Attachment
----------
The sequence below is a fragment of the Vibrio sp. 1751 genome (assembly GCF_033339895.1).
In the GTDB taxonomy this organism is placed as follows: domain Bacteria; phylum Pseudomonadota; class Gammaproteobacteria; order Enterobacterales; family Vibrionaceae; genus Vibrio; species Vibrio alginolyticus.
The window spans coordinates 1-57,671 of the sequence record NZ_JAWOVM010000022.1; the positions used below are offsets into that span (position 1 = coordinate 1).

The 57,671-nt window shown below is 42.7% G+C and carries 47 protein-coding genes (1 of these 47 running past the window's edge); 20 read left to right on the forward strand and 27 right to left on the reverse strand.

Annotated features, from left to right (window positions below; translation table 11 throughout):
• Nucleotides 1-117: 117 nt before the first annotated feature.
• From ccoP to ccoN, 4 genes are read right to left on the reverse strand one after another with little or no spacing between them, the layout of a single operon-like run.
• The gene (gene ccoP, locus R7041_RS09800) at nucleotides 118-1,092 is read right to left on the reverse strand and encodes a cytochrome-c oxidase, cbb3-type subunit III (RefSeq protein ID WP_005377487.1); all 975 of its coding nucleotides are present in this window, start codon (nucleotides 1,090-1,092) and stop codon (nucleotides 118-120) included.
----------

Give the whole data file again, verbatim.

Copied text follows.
The sequence below is a fragment of the Vibrio sp. 1751 genome (assembly GCF_033339895.1).
In the GTDB taxonomy this organism is placed as follows: domain Bacteria; phylum Pseudomonadota; class Gammaproteobacteria; order Enterobacterales; family Vibrionaceae; genus Vibrio; species Vibrio alginolyticus.
The window spans coordinates 1-57,671 of the sequence record NZ_JAWOVM010000022.1; the positions used below are offsets into that span (position 1 = coordinate 1).

The 57,671-nt window shown below is 42.7% G+C and carries 47 protein-coding genes (1 of these 47 running past the window's edge); 20 read left to right on the forward strand and 27 right to left on the reverse strand.

Annotated features, from left to right (window positions below; translation table 11 throughout):
• Nucleotides 1-117: 117 nt before the first annotated feature.
• From ccoP to ccoN, 4 genes are read right to left on the reverse strand one after another with little or no spacing between them, the layout of a single operon-like run.
• The gene (gene ccoP, locus R7041_RS09800) at nucleotides 118-1,092 is read right to left on the reverse strand and encodes a cytochrome-c oxidase, cbb3-type subunit III (RefSeq protein ID WP_005377487.1); all 975 of its coding nucleotides are present in this window, start codon (nucleotides 1,090-1,092) and stop codon (nucleotides 118-120) included.